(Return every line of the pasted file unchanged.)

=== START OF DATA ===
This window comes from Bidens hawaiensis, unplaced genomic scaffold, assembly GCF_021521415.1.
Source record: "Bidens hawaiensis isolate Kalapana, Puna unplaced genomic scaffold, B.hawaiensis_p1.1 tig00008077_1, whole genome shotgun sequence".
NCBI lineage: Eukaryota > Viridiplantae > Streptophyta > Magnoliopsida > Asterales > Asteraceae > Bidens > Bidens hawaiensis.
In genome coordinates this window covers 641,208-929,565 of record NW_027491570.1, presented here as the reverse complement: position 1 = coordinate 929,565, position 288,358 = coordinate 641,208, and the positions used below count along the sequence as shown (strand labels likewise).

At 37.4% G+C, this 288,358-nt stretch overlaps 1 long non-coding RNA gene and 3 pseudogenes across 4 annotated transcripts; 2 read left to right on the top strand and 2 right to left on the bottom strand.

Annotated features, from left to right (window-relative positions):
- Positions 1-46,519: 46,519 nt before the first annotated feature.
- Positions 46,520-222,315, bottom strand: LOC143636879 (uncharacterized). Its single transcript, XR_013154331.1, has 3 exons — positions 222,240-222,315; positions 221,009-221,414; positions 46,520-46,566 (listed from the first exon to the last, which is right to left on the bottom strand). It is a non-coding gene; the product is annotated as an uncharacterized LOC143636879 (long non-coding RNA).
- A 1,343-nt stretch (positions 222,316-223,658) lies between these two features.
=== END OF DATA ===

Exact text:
This window comes from Bidens hawaiensis, unplaced genomic scaffold, assembly GCF_021521415.1.
Source record: "Bidens hawaiensis isolate Kalapana, Puna unplaced genomic scaffold, B.hawaiensis_p1.1 tig00008077_1, whole genome shotgun sequence".
NCBI lineage: Eukaryota > Viridiplantae > Streptophyta > Magnoliopsida > Asterales > Asteraceae > Bidens > Bidens hawaiensis.
In genome coordinates this window covers 641,208-929,565 of record NW_027491570.1, presented here as the reverse complement: position 1 = coordinate 929,565, position 288,358 = coordinate 641,208, and the positions used below count along the sequence as shown (strand labels likewise).

At 37.4% G+C, this 288,358-nt stretch overlaps 1 long non-coding RNA gene and 3 pseudogenes across 4 annotated transcripts; 2 read left to right on the top strand and 2 right to left on the bottom strand.

Annotated features, from left to right (window-relative positions):
- Positions 1-46,519: 46,519 nt before the first annotated feature.
- Positions 46,520-222,315, bottom strand: LOC143636879 (uncharacterized). Its single transcript, XR_013154331.1, has 3 exons — positions 222,240-222,315; positions 221,009-221,414; positions 46,520-46,566 (listed from the first exon to the last, which is right to left on the bottom strand). It is a non-coding gene; the product is annotated as an uncharacterized LOC143636879 (long non-coding RNA).
- A 1,343-nt stretch (positions 222,316-223,658) lies between these two features.